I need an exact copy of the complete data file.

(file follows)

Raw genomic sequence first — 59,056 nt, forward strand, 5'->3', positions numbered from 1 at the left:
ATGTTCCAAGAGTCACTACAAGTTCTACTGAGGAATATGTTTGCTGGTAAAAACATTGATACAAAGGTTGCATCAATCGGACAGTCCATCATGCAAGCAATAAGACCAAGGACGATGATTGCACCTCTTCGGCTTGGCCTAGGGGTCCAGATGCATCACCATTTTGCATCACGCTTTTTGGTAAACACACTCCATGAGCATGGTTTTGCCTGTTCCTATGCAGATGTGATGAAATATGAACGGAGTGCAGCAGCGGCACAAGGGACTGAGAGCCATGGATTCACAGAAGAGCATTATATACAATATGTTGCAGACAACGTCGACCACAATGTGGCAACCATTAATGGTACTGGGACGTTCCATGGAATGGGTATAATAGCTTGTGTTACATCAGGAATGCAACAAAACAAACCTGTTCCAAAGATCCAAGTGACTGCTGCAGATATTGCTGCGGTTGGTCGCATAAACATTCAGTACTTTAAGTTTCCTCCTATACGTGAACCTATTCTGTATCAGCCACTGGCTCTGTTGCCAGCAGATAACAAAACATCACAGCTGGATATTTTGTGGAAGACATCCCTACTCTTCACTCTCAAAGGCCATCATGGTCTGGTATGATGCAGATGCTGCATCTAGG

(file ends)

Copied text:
Raw genomic sequence first — 59,056 nt, forward strand, 5'->3', positions numbered from 1 at the left:
ATGTTCCAAGAGTCACTACAAGTTCTACTGAGGAATATGTTTGCTGGTAAAAACATTGATACAAAGGTTGCATCAATCGGACAGTCCATCATGCAAGCAATAAGACCAAGGACGATGATTGCACCTCTTCGGCTTGGCCTAGGGGTCCAGATGCATCACCATTTTGCATCACGCTTTTTGGTAAACACACTCCATGAGCATGGTTTTGCCTGTTCCTATGCAGATGTGATGAAATATGAACGGAGTGCAGCAGCGGCACAAGGGACTGAGAGCCATGGATTCACAGAAGAGCATTATATACAATATGTTGCAGACAACGTCGACCACAATGTGGCAACCATTAATGGTACTGGGACGTTCCATGGAATGGGTATAATAGCTTGTGTTACATCAGGAATGCAACAAAACAAACCTGTTCCAAAGATCCAAGTGACTGCTGCAGATATTGCTGCGGTTGGTCGCATAAACATTCAGTACTTTAAGTTTCCTCCTATACGTGAACCTATTCTGTATCAGCCACTGGCTCTGTTGCCAGCAGATAACAAAACATCACAGCTGGATATTTTGTGGAAGACATCCCTACTCTTCACTCTCAAAGGCCATCATGGTCTGGTATGATGCAGATGCTGCATCTAGG